On the other hand, the consumption of energy in the transport sector, which is a major consumer, will continue to expand at a high rate (Fig.4, Fig.5). In all transport sectors, policies need to be implemented for energy efficiency and alternatives to fossil fuels; it is necessary to restructure the transport system into an energy-efficient system.
  (C) Advent of the Aged Society
    The Japanese population will continue to rise until the year 2010 when it commence a gentle downturn. The number of people over the age of 65 will continue to increase until reaching a peak in the year 2020, when one in four people (25.2% of the population) are expected to be over the age of 65. (Fig.6)
    It is necessary to establish transport systems and facilities for this period which are easy for aged people to use, to ensure that they are able to remain active in society and participate in leisure activities, in spite of their reduced physical capacities.
  (D) Labor Shortage in the Transport Industry
    The Japanese population of a productive age is forecast to peak in 1995 and then commence a downward turn; a weakening in growth in the size of the workforce is forecast in the medium to long-term.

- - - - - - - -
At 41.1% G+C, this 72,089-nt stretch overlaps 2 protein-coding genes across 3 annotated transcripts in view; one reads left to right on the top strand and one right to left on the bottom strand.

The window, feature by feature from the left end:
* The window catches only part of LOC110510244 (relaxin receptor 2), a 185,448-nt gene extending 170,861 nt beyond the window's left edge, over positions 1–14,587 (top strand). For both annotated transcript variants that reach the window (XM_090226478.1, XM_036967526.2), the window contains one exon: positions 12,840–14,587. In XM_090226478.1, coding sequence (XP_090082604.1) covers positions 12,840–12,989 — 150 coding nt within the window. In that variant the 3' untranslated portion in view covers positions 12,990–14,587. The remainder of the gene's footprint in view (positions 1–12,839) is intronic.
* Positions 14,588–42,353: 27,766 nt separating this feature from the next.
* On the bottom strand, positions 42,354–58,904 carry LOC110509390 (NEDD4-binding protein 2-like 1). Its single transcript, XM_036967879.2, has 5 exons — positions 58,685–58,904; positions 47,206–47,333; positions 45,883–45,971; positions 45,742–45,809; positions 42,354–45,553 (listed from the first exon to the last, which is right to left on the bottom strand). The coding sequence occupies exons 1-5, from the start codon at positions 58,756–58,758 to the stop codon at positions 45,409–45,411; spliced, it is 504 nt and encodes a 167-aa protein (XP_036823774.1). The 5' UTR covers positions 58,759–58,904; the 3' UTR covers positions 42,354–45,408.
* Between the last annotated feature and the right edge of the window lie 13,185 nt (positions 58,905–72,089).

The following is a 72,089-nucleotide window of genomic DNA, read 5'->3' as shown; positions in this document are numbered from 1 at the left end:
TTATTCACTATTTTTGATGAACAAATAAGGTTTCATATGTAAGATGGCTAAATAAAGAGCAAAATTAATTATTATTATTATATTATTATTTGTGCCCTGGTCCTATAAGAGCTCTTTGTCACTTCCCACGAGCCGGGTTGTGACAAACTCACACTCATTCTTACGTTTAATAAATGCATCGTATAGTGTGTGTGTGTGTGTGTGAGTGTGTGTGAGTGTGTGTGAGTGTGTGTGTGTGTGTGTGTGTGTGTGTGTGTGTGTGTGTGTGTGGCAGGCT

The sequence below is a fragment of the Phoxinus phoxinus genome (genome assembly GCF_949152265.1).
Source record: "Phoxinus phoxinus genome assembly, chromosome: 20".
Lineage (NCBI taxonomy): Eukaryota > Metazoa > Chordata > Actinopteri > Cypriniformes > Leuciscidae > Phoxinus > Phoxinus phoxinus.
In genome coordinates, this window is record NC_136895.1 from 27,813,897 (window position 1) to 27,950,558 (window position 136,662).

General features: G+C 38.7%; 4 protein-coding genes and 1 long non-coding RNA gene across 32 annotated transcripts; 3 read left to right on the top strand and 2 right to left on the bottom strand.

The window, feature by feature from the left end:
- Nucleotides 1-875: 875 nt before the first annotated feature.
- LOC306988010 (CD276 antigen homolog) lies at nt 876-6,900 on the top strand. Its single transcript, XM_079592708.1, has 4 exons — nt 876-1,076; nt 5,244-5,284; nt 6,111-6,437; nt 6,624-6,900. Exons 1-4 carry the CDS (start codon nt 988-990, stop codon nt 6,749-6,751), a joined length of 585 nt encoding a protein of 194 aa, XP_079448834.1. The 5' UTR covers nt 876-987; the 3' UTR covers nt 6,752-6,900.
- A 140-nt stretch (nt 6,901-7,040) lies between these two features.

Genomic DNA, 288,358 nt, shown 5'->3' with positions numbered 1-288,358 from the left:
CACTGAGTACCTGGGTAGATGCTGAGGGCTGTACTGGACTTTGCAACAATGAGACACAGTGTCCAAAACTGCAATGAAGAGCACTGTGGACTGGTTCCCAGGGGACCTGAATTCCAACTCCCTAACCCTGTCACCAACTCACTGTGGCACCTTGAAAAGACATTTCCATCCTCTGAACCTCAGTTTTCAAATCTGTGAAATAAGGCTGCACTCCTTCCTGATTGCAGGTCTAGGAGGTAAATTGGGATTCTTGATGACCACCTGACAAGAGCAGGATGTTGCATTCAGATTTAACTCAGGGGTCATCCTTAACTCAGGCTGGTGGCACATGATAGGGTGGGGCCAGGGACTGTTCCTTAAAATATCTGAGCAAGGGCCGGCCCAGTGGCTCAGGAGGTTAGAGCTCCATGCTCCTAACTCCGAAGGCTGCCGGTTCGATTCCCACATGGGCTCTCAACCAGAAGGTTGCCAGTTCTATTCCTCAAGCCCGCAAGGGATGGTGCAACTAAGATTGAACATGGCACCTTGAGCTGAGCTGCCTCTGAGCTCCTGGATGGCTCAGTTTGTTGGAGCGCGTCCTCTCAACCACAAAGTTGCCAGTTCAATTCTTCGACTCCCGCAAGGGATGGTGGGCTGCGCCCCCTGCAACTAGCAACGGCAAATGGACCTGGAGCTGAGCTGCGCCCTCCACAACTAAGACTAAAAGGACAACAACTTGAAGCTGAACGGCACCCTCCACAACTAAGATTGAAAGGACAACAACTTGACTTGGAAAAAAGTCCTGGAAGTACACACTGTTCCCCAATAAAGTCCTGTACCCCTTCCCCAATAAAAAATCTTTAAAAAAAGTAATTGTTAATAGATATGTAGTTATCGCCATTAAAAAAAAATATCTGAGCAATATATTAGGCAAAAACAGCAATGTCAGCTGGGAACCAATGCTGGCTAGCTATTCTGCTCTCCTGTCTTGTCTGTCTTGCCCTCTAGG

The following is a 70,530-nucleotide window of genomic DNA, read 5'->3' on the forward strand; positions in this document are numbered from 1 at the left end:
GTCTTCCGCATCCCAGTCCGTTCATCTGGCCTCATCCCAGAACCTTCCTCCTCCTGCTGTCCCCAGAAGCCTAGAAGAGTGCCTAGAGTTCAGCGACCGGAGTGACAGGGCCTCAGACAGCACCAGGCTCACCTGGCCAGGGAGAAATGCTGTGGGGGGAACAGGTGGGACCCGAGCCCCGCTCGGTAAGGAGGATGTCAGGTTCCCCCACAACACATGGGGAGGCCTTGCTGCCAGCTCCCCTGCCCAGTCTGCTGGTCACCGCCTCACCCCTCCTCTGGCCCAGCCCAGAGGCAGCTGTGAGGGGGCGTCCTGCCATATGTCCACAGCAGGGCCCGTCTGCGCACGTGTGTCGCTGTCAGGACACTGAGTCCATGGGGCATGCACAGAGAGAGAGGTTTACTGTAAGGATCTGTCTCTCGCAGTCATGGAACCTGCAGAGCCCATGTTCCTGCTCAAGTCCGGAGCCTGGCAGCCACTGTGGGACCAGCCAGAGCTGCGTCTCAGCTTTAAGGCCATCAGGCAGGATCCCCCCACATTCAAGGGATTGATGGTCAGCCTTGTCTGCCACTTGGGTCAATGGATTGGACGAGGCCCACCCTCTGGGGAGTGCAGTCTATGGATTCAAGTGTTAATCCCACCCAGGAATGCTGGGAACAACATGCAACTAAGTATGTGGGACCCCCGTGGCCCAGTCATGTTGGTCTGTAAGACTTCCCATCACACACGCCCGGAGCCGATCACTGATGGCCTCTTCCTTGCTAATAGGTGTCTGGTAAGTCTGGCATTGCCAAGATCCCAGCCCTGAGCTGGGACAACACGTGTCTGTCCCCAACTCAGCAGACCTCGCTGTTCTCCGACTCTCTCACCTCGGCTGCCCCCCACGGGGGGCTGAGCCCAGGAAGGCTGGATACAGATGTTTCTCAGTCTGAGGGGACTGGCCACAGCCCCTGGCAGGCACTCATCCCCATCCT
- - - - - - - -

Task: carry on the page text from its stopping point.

The majority of sectors in the transport industry are characterized by irregular working hours and severe working conditions, making it hard to attract labor. (Fig.7) It is necessary to establish an efficient transport system in order to achieve stable transport capacity as the expansion rate of the workforce decreases.
  (E) Space Restriction
    Transport facilities require large amounts of space, and transport capacity is limited to the space available. Space is becoming more difficult to attain - the price of land in the center of large metropolitan centers has skyrocketed, raising procurement costs (Fig.8). As transport demand grows, the crowding of facilities further intensifies.
    Demand for space is expected to increase further in all sectors as the scale of the economy grows in the future. An effective transport sector network needs to be established to counteract these spatial restrictions.
  (2) Rise and Diversification in Awareness
    Demand grows for a higher quality of life as income levels rise, leisure time increases, and people's awareness changes. (Fig.9) There are now demands for a total high speed, comfortable and convenient, transport service which offers a range of choices covering the full journey, from reservation onwards.